Politics Behind Policy

Wednesday, September 08, 2010

Mark Alexander, former Obama advisor and Professor of Law at Seton Hall University Law School, on his blog post on WNYC's new politics blog Its A Free Country, about Obama's shift from campaigning to governing. Then Gus Faucher, economist at Moody’s, joins the conversation to discuss Obama's policy proposals this week and the politics behind them.


Mark Alexander and Gus Faucher

Comments [30]

it's true BHO is not a socialist, but i understand your point, fear, panic and hysteria, great tools in your class warfare, popular in the 1920's

good luck with your hate.

Sep. 08 2010 03:16 PM
Eugenia Renskoff from Brooklyn

Hi, Brian, The President’s plan to create jobs in construction and building stuff has, unfortunately, nothing to do with me. I am a writer, an author, a teacher and a translator. Because I have had no luck finding a job in my fields, I am thinking of reinventing myself. The question is: What will I become next? Eugenia Renskoff

Sep. 08 2010 01:20 PM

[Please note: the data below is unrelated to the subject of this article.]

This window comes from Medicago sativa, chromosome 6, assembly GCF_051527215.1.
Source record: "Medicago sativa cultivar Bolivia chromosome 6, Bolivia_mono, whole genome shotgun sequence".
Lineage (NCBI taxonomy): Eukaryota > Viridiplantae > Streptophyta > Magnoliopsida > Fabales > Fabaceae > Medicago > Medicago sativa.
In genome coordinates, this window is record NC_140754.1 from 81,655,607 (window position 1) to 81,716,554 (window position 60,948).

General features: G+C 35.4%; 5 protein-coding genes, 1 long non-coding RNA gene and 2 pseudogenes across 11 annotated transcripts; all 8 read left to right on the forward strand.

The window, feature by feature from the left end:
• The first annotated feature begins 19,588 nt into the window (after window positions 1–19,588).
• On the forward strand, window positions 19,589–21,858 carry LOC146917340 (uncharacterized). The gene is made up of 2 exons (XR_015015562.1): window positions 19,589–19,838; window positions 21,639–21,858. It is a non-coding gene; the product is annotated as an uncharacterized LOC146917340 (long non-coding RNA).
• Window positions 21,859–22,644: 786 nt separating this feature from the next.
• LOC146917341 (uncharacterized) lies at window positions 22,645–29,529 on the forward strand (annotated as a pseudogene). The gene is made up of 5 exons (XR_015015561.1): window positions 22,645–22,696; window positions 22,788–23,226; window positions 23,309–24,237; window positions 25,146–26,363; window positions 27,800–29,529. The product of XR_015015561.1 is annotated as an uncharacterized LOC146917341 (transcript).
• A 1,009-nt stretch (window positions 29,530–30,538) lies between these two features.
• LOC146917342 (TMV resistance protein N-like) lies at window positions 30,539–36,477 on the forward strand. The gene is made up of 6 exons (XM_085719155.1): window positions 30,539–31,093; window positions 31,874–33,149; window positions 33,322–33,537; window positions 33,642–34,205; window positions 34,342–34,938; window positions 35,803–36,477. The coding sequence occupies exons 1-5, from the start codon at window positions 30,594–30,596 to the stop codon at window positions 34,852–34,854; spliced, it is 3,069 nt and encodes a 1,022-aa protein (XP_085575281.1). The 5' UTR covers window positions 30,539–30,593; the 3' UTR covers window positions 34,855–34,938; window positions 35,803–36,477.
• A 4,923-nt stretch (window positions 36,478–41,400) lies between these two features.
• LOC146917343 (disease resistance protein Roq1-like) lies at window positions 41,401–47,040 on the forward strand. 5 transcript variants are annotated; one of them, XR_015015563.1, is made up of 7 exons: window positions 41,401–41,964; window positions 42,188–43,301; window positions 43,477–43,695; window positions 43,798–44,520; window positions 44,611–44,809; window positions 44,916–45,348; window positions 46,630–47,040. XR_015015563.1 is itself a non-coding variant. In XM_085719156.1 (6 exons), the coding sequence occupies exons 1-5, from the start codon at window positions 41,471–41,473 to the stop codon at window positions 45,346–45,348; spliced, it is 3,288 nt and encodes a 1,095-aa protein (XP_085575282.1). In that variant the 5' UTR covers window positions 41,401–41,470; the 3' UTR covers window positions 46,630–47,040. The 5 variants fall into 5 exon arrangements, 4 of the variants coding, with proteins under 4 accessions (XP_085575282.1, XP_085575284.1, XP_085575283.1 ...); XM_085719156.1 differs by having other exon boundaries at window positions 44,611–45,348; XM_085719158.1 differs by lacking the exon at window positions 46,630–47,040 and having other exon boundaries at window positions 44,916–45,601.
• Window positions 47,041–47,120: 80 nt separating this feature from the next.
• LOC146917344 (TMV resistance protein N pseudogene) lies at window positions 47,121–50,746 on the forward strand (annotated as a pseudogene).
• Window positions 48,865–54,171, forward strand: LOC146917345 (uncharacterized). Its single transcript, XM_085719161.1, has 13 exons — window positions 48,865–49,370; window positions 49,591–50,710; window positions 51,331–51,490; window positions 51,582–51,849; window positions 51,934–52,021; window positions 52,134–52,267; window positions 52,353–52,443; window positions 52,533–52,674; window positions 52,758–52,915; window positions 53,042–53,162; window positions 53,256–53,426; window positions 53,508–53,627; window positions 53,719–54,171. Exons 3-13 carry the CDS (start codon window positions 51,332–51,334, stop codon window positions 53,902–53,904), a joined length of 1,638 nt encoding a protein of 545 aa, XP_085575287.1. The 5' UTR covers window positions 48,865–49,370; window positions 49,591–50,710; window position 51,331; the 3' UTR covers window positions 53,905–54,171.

amalgam from Manhattan by day, NJ by night

@ Martin Chuzzlewit

It's true that you are showing a lack of knowledge of socialisim if you are comparing Obama's easy-to-see/dissect policies with the aforementioned. The policies are clearly more an American form of social democracy (think FDR), something to the right of social democracy in Europe, which in almost all of Europe cannot be labeled socialism because it doesn't meet the definition.

It seems to me that your real fear is "creeping 'statism'" or, in your conception, authoritarianism "Papa Joe Stalin-style." On the face of it, that is ludicrous.

Please cite specific examples of the Obama admin.'s leading to a loss of "freedom" in America through authoritarian measures?

Sep. 08 2010 11:26 AM

Martin, you post something on here, you open yourself up to response.

Sep. 08 2010 11:20 AM
Martin Chuzzlewit from Manhattan

Gosh, you sound angry.

This really got to you, didn't it?

This exchange is over, little one.

Sep. 08 2010 11:17 AM

Excuse me Martin, your point is non-sense. You clearly do not understand Socialism, and that's right, I have no respect for this kind of nonsense. It's based in nothing solid and spouting "Obama's a Socialist" is not an intelligent observation. It is outreageous and ridiculous and the only reason YOU are making such a silly analysis is because YOU don't feel comfortable with the change in our country right now.

change the record.

Sep. 08 2010 11:08 AM
Martin Chuzzlewit from Manhattan


Yes, that was your real intent muzzle what you don't want to hear. i think that Brian wants all points of's his show, not yours.

I will call the show if you keep stalking my post...both today and on past shows.

Moderators, please note..

Sep. 08 2010 10:53 AM
Amy from Manhattan